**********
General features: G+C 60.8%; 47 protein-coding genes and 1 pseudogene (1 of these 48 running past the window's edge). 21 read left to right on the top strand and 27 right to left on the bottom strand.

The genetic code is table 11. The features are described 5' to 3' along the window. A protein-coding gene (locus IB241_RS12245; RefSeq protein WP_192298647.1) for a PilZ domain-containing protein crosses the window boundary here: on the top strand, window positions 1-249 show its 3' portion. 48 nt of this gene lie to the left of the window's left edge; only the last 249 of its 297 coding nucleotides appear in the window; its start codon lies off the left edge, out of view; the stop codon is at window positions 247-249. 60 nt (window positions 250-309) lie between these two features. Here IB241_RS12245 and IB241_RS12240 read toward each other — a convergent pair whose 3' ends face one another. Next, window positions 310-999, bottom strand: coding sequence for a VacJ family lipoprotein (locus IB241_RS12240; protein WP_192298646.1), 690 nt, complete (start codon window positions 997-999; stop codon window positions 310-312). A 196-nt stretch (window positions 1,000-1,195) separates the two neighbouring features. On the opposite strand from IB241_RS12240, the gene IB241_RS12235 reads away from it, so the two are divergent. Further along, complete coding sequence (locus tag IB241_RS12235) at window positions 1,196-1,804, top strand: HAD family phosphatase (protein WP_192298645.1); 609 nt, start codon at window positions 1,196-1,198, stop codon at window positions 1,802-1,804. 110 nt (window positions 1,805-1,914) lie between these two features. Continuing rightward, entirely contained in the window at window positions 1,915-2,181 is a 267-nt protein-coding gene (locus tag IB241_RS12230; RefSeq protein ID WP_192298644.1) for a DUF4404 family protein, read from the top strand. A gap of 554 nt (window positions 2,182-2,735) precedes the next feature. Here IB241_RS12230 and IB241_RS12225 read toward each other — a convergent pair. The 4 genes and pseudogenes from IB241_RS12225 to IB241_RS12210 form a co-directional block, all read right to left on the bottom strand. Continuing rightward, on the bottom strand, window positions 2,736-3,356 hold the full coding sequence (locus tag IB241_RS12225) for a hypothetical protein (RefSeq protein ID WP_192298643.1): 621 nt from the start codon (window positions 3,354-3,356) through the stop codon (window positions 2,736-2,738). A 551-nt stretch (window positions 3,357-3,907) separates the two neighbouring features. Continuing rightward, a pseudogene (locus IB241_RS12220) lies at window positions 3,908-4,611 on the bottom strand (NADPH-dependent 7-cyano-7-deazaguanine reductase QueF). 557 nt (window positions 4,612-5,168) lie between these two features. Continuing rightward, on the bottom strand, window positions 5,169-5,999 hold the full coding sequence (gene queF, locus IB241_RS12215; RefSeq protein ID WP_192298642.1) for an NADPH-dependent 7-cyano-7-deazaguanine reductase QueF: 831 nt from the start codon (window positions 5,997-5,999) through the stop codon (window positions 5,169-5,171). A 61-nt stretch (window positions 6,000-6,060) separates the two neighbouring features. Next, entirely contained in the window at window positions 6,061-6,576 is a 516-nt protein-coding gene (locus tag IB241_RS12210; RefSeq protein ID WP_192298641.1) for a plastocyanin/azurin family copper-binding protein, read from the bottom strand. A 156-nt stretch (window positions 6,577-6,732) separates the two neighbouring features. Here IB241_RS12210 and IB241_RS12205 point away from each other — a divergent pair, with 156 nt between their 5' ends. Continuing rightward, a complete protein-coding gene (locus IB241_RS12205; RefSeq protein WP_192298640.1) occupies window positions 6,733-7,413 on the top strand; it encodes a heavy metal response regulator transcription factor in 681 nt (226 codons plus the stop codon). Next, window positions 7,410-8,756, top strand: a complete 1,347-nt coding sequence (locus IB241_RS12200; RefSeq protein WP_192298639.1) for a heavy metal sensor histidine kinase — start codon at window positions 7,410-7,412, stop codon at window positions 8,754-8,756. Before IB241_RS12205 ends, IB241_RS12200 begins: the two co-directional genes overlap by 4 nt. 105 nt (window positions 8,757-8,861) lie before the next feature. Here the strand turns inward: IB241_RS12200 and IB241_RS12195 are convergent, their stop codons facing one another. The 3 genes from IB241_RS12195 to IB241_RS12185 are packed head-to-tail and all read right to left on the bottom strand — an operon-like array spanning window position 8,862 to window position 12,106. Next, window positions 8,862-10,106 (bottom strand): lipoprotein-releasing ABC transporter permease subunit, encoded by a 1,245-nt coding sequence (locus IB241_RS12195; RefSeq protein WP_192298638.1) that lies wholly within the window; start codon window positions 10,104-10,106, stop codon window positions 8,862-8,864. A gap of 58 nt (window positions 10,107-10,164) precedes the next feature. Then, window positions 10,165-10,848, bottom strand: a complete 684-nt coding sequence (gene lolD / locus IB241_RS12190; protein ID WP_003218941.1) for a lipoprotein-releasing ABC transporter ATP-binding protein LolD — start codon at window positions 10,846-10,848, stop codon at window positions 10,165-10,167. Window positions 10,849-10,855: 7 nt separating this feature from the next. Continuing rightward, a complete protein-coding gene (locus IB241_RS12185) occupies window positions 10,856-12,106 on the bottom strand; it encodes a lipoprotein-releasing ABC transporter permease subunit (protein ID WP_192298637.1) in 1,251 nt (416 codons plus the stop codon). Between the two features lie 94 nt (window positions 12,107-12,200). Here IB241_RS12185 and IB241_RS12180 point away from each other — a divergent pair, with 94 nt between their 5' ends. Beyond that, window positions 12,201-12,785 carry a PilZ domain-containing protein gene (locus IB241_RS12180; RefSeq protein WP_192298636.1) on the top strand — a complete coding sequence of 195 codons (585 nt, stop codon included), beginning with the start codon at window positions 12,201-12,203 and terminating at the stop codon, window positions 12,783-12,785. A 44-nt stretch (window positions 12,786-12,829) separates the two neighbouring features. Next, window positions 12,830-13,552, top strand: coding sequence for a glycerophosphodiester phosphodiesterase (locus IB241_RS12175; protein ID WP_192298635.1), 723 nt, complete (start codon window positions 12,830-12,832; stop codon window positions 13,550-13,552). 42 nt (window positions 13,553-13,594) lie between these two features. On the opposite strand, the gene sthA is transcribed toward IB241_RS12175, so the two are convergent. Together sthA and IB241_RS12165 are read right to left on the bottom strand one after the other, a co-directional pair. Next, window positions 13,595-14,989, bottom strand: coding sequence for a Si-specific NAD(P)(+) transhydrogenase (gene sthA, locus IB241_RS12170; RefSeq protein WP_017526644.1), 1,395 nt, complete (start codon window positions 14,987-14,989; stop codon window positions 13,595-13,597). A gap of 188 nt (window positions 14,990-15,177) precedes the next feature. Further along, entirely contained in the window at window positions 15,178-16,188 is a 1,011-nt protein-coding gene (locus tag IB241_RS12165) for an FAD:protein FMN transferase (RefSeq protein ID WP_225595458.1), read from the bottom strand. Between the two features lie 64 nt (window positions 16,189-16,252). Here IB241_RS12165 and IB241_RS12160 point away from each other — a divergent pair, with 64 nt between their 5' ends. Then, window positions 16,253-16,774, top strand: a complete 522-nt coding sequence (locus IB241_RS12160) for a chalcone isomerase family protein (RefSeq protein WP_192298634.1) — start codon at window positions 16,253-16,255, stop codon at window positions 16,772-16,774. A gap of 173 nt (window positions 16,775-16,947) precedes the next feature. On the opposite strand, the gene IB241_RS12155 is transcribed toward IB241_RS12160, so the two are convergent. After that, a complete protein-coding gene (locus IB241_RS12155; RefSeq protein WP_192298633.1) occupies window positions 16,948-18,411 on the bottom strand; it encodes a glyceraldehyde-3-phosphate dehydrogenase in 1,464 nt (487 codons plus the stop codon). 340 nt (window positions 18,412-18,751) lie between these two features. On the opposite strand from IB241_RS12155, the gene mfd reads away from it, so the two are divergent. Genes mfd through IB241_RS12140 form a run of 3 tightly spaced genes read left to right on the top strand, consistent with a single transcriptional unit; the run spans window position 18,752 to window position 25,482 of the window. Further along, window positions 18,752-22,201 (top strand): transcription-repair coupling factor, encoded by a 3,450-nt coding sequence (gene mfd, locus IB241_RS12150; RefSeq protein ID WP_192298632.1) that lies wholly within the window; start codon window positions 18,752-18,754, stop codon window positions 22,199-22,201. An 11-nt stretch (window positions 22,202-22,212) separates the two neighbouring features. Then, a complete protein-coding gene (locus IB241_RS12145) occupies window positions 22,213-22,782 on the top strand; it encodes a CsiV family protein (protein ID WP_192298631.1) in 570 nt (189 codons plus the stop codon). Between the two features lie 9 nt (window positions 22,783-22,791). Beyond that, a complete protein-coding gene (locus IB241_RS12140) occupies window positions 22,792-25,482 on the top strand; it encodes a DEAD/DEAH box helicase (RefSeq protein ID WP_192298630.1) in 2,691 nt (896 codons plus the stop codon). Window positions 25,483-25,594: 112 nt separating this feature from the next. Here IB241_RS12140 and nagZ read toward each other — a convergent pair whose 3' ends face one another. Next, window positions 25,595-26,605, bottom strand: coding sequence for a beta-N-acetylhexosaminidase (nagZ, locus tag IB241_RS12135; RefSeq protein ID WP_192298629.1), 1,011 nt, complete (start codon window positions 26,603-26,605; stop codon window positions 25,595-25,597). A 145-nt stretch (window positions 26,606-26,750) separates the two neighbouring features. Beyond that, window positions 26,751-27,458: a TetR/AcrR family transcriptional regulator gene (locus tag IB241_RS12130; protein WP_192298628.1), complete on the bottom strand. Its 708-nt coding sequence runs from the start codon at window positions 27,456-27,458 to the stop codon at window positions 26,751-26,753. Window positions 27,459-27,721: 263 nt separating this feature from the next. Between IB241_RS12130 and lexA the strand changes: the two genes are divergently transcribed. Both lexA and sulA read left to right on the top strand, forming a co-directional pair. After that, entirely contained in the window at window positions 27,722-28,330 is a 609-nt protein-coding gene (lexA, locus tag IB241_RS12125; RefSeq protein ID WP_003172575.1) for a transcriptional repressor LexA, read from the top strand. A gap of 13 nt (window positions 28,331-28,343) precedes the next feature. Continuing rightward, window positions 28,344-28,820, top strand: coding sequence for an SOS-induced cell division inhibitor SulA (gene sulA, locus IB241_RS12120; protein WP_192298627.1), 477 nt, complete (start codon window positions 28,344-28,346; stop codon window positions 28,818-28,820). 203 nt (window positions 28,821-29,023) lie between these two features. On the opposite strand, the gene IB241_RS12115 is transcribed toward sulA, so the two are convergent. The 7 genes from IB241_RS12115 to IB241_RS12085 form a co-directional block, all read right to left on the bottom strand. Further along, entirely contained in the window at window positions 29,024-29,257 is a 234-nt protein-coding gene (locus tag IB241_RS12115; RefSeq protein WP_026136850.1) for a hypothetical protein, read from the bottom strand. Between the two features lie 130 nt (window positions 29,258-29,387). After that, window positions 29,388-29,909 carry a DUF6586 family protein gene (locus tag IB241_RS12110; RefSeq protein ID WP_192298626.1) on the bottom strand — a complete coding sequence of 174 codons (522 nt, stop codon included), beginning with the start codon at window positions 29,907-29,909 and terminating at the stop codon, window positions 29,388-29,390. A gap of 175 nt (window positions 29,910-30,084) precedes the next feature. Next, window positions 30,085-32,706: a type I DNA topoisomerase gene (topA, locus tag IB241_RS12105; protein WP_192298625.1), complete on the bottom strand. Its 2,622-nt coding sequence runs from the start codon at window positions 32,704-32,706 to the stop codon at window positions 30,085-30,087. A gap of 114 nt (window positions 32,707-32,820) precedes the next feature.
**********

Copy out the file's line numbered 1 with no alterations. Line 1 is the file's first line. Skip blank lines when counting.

General features: G+C 60.8%; 47 protein-coding genes and 1 pseudogene (1 of these 48 running past the window's edge). 21 read left to right on the top strand and 27 right to left on the bottom strand.